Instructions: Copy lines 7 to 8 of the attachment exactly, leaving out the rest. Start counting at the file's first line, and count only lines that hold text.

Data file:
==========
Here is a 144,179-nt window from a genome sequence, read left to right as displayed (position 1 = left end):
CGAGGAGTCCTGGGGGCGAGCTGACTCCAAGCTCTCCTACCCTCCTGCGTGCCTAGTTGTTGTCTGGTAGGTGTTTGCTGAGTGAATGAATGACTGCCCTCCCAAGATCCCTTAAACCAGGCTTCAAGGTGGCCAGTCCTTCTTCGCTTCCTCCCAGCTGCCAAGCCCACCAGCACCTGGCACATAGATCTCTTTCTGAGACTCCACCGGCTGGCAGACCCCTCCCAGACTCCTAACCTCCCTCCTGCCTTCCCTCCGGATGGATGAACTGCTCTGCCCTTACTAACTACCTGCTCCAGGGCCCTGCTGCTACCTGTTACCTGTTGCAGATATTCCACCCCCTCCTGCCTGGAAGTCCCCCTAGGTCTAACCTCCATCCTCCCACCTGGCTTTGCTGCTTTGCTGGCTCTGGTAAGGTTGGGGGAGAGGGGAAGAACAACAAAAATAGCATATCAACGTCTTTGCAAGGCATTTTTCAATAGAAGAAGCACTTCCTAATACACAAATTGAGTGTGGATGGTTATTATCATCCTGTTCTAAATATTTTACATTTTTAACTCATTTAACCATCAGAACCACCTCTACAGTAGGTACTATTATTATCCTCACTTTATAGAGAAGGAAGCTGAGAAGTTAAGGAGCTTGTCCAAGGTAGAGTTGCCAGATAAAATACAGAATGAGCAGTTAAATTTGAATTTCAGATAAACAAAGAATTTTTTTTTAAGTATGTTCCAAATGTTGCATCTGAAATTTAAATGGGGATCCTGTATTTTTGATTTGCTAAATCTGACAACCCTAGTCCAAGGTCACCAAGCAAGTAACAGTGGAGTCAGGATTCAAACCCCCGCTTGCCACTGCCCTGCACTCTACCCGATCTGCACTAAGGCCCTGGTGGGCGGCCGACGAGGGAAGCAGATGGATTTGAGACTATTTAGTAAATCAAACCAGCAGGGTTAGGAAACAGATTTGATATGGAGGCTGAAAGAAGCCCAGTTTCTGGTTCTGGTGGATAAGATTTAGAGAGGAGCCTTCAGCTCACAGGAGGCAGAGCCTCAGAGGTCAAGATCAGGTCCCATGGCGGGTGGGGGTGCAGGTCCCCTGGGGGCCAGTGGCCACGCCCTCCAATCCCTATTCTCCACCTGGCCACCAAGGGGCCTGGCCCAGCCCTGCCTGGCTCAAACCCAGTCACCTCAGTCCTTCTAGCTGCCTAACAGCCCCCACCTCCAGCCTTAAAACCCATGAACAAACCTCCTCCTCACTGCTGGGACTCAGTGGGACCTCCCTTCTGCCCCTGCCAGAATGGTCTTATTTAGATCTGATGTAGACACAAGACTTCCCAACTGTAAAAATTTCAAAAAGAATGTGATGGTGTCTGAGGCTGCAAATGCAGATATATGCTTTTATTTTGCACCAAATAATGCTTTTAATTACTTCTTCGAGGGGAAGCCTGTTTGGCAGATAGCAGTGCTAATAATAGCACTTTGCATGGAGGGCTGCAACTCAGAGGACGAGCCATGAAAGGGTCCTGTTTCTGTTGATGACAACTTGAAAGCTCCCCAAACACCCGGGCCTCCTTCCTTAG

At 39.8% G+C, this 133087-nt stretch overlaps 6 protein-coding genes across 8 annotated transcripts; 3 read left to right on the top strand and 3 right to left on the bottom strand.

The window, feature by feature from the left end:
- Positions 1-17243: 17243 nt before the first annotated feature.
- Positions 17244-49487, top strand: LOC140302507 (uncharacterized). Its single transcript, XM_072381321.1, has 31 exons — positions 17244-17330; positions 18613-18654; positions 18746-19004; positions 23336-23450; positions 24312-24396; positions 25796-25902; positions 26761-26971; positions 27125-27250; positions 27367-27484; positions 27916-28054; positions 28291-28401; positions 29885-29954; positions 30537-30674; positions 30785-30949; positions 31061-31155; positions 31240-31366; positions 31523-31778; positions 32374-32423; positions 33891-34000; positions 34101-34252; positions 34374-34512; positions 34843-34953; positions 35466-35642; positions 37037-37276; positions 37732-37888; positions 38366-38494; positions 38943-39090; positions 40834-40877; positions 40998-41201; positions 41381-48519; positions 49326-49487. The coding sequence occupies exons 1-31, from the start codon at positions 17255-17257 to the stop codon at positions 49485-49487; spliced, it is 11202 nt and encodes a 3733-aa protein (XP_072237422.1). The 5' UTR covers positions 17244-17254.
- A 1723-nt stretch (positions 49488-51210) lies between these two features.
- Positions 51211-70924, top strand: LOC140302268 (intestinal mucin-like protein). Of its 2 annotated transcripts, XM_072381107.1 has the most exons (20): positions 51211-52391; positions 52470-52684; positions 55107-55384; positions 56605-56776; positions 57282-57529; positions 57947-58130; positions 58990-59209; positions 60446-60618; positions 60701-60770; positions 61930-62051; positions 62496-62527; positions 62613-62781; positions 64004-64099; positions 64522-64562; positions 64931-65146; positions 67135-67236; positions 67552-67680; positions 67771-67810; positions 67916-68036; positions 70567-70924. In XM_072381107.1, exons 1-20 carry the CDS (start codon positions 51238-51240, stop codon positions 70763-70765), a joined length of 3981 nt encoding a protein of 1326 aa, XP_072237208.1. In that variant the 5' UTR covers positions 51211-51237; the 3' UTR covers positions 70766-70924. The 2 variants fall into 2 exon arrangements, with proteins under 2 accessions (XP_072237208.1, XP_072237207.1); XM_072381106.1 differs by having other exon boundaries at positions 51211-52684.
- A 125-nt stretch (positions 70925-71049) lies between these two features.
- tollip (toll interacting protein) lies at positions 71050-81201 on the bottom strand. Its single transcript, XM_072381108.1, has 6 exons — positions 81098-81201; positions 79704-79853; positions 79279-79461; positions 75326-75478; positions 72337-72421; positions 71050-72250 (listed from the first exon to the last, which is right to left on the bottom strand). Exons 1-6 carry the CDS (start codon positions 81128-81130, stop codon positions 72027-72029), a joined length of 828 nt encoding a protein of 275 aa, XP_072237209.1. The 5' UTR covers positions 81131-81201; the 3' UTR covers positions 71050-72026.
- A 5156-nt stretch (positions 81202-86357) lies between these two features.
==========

- A 1723-nt stretch (positions 49488-51210) lies between these two features.
- Positions 51211-70924, top strand: LOC140302268 (intestinal mucin-like protein). Of its 2 annotated transcripts, XM_072381107.1 has the most exons (20): positions 51211-52391; positions 52470-52684; positions 55107-55384; positions 56605-56776; positions 57282-57529; positions 57947-58130; positions 58990-59209; positions 60446-60618; positions 60701-60770; positions 61930-62051; positions 62496-62527; positions 62613-62781; positions 64004-64099; positions 64522-64562; positions 64931-65146; positions 67135-67236; positions 67552-67680; positions 67771-67810; positions 67916-68036; positions 70567-70924. In XM_072381107.1, exons 1-20 carry the CDS (start codon positions 51238-51240, stop codon positions 70763-70765), a joined length of 3981 nt encoding a protein of 1326 aa, XP_072237208.1. In that variant the 5' UTR covers positions 51211-51237; the 3' UTR covers positions 70766-70924. The 2 variants fall into 2 exon arrangements, with proteins under 2 accessions (XP_072237208.1, XP_072237207.1); XM_072381106.1 differs by having other exon boundaries at positions 51211-52684.